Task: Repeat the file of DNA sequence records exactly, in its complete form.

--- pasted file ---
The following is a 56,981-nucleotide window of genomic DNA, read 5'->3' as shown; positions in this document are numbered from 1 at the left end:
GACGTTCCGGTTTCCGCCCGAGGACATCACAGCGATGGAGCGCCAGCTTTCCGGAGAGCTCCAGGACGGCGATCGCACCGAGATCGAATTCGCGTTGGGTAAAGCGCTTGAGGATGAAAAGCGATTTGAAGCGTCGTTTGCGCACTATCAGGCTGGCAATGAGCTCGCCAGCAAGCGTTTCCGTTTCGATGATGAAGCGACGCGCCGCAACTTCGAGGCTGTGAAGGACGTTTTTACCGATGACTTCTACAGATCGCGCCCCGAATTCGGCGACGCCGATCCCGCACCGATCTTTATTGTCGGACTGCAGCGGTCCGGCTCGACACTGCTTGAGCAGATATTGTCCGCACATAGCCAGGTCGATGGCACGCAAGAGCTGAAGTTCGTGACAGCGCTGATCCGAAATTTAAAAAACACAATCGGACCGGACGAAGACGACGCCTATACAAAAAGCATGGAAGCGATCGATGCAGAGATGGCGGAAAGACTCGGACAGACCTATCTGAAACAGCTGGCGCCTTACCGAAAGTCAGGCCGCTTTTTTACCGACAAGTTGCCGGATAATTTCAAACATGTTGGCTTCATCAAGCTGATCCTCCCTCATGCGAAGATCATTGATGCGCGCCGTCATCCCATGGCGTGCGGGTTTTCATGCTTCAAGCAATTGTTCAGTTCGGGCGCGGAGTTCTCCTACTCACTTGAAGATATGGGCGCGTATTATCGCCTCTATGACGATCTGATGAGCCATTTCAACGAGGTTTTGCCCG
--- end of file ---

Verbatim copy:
The following is a 56,981-nucleotide window of genomic DNA, read 5'->3' as shown; positions in this document are numbered from 1 at the left end:
GACGTTCCGGTTTCCGCCCGAGGACATCACAGCGATGGAGCGCCAGCTTTCCGGAGAGCTCCAGGACGGCGATCGCACCGAGATCGAATTCGCGTTGGGTAAAGCGCTTGAGGATGAAAAGCGATTTGAAGCGTCGTTTGCGCACTATCAGGCTGGCAATGAGCTCGCCAGCAAGCGTTTCCGTTTCGATGATGAAGCGACGCGCCGCAACTTCGAGGCTGTGAAGGACGTTTTTACCGATGACTTCTACAGATCGCGCCCCGAATTCGGCGACGCCGATCCCGCACCGATCTTTATTGTCGGACTGCAGCGGTCCGGCTCGACACTGCTTGAGCAGATATTGTCCGCACATAGCCAGGTCGATGGCACGCAAGAGCTGAAGTTCGTGACAGCGCTGATCCGAAATTTAAAAAACACAATCGGACCGGACGAAGACGACGCCTATACAAAAAGCATGGAAGCGATCGATGCAGAGATGGCGGAAAGACTCGGACAGACCTATCTGAAACAGCTGGCGCCTTACCGAAAGTCAGGCCGCTTTTTTACCGACAAGTTGCCGGATAATTTCAAACATGTTGGCTTCATCAAGCTGATCCTCCCTCATGCGAAGATCATTGATGCGCGCCGTCATCCCATGGCGTGCGGGTTTTCATGCTTCAAGCAATTGTTCAGTTCGGGCGCGGAGTTCTCCTACTCACTTGAAGATATGGGCGCGTATTATCGCCTCTATGACGATCTGATGAGCCATTTCAACGAGGTTTTGCCCG